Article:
At the Table: Sicilian Pizzeria in Schenectady delivers on quick, comfort food

The small Sicilian Pizzeria offers a big menu, with more than 150 individual items. Inset, margarita pizza. Photo by Beverly M. Elander

The small Sicilian Pizzeria offers a big menu, with more than 150 individual items. Inset, margarita pizza. Photo by Beverly M. Elander

“Have you ever visited Sicilian Pizzeria on Van Vranken Avenue?” Good Friend inquired. “I have not,” I replied almost apologetically. I say “apologetically” because the pizzeria is close enough to walk to.

Sicilian Pizzeria exemplifies the well-worn saying that good things come in small packages. A small space with only a couple of tables, its menu boasts 16 categories with more than 150 individual items. The restaurant’s website boasts that all items are made in-house with fresh ingredients.

I love reading menus. It’s like enjoying a good novel with lots of characters but not much plot. With an emphasis on Italian and Greek dishes, the pizzeria’s menu also offers American actors such as burgers, wings and seafood.

Given the name “Sicilian Pizzeria,” I felt obligated to order pizza. Good Guest shared my enthusiasm for pizza. At Sicilian, pizza can be mixed and matched by size, shape and ingredients. One can order in sizes from 4- to 24-cut ($6.99 to $19.99) with 20 different toppings. Total price varies with size and number/kinds of toppings.

I was certain that Hawaiian pizza ($13.99/6-cut round) was sold only on the West Coast. Donning his florid floral shirt, Guest enjoyed immensely the pizza, which was loaded with mozzarella, ham and pineapple.

If you read my restaurant reviews with any regularity, you are aware that I gravitate to the more moderate end of the culinary spectrum. Labeled “New!” on the menu was my all-time favorite, margarita pizza ($13.99/6-cut). Sicilian Pizza did not skip on any of the listed ingredients — fresh mozzarella, tomato sauce and fresh basil. While the use of whole basil leaves on a background of red and white is artistic, cutting them into smaller pieces (but not shredded) before baking makes the pizza easier to eat.

The crust was a little on the spongy side but the edges were golden, crispy and slightly chewy. One of my guilty pleasures is to butter the outer crust of the pizza and eat it like a long narrow slice of bread. The pizza at Sicilian Pizzeria was perfect for practicing this travesty of culinary etiquette.

I like to add an appetizer, dessert or other dish to my tasting scheme in order to sample a range of foods offered by the restaurant. Guest requested an order of steak quesadillas ($7.99) to fulfill his culinary obligation.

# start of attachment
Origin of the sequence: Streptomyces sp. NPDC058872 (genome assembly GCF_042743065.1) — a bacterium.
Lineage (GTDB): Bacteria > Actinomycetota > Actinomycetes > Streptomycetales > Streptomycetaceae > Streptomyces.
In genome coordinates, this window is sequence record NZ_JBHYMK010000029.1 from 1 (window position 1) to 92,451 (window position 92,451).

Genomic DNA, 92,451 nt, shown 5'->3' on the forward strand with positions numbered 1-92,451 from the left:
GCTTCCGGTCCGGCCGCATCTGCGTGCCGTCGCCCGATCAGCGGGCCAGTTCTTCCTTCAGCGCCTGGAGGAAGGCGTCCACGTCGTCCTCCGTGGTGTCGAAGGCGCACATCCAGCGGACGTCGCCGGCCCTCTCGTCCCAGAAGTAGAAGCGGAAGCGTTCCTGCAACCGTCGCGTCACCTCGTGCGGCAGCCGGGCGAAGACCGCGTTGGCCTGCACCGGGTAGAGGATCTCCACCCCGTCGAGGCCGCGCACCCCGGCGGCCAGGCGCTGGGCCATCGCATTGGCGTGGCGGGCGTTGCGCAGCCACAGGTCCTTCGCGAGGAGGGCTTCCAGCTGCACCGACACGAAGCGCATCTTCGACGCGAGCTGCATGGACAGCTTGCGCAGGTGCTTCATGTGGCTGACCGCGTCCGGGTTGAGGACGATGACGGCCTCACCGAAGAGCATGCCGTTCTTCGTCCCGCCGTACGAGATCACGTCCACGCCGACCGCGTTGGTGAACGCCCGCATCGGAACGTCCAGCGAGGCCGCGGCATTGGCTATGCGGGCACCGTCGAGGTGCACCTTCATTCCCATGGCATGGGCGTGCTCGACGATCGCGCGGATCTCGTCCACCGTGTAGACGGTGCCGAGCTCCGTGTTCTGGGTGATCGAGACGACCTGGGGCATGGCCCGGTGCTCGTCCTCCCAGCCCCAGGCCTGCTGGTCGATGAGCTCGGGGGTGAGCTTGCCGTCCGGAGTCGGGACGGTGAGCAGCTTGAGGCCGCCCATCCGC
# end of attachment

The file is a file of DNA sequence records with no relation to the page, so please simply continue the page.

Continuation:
For a reasonable price, the four triangles were filled with steak, onions, peppers and cheese. Small paper cups of sour cream and a very spicy salsa accompanied the quesadillas for an extra kick, although Guest reported that the thinly sliced tender steak was flavorful on its own.

Commenting on the meat, he said that it had the texture and flavor of real steak and not hamburger.

Mama always said, “It is a dull day you don’t learn something new.” Twice now I have been disappointed to have been served “lamb kebobs” in the form of lamb patties. They were fine-tasting, but not the chunks of grilled lamb on a skewer I expected.

It happened again. I ordered Lamb Gyro Kabobs over Rice ($10.99), but received thin, hamburger-like patties over rice. No chunks of meat, no skewers. But both rice and meat were beautifully seasoned, and the accompanying sauces (tzatziki and hot) were unnecessary. Except for the accompanying thinly sliced red tomatoes on top of the small salad (they had aged to a soft pink translucency), the greens and bright purple onion rings were fresh.

Dedicated Guest/Courier described the interior of the pizzeria as mostly white and very bright with walls papered with large replicas of the menu.

He said there were never more than three customers and two employees at a time in the small restaurant.

One element of safety is efficiency. The items we ordered were ready for takeout in less than 20 minutes. Sicilian Pizzeria is a good model of the application of COVID-19 protocols.

Sicilian Pizzeria

WHERE: 1505 Van Vranken Ave., Schenectady, 12308; (518) 374-0185;; Facebook

WHEN: Sunday-Thursday 11 a.m.-11 p.m, Friday-Saturday 11 a.m-12 a.m.

HOW MUCH: $50.74 with tax but without tip

MORE INFO: Adjacent parking lot and street parking, handicapped accessible, credit cards for $10 minimum, delivery for $15 minimum, online ordering, printed menu included several coupons for food and beverage combinations.

Categories: Food, Schenectady County, The Daily Gazette

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